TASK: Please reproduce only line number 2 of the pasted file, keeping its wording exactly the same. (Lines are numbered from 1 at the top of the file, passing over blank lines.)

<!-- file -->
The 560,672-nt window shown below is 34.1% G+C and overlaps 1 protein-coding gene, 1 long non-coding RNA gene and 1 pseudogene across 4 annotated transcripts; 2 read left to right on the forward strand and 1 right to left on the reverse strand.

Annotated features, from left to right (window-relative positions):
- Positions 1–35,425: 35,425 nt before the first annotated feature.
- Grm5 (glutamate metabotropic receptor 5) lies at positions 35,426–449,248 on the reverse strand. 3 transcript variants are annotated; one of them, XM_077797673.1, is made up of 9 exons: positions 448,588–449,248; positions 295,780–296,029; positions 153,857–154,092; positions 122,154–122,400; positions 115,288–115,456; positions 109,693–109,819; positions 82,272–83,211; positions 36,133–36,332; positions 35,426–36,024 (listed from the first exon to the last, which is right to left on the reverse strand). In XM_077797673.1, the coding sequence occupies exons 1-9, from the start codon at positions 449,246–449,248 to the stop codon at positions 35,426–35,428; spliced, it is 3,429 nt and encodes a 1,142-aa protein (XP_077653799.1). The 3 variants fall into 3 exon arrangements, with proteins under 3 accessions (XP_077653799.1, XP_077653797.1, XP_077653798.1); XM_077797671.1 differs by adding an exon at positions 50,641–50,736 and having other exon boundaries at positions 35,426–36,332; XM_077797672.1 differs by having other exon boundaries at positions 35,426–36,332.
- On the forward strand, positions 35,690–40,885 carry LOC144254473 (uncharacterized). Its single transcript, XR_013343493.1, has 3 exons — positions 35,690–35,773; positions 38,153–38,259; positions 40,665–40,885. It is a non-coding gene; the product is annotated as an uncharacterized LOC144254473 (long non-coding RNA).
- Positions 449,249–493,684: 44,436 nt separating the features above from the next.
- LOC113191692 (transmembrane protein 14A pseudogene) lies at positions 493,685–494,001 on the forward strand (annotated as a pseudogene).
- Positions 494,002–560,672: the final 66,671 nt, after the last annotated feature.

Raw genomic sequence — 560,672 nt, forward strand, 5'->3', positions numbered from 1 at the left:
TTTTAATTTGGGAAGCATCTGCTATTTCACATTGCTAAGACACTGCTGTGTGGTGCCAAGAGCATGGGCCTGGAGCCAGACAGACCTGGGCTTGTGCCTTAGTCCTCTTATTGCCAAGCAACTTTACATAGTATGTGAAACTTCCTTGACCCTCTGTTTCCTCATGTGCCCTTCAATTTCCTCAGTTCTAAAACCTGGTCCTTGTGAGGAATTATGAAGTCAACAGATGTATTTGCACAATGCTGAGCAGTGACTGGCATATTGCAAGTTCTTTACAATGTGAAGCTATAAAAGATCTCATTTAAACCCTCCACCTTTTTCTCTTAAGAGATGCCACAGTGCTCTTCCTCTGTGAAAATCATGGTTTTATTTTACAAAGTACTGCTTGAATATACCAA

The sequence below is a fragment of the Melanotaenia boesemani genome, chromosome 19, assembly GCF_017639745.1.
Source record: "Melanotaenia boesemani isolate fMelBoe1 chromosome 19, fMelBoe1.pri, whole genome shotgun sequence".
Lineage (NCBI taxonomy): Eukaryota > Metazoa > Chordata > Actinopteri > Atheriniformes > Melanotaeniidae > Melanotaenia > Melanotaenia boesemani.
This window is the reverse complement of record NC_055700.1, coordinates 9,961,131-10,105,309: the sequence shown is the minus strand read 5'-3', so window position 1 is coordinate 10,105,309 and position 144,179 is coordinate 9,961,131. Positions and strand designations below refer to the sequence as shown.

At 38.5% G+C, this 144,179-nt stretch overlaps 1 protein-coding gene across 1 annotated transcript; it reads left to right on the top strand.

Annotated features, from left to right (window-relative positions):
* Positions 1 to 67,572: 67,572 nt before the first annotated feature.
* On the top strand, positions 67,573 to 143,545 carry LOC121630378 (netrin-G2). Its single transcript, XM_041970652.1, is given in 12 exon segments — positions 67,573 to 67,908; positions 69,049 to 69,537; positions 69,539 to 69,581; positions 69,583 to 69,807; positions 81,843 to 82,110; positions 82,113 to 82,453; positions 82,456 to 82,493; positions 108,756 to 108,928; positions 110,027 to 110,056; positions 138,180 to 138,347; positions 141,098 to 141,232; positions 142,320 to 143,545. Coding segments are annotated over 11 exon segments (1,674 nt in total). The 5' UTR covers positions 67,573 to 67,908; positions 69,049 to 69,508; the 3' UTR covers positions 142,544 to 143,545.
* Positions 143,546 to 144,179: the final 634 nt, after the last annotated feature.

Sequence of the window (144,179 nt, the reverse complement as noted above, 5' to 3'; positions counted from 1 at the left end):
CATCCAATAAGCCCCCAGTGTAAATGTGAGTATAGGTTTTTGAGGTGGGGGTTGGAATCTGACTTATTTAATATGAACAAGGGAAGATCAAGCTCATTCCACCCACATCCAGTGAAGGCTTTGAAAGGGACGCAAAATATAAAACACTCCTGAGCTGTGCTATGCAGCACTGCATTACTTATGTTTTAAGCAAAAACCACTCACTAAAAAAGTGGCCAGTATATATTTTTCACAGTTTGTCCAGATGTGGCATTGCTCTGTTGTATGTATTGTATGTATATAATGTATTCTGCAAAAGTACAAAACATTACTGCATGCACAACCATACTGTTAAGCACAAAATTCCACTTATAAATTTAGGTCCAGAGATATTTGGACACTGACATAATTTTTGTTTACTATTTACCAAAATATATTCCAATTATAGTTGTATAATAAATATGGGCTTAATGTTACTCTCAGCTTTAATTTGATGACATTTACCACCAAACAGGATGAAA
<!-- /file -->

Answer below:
Annotated features, from left to right (window-relative positions):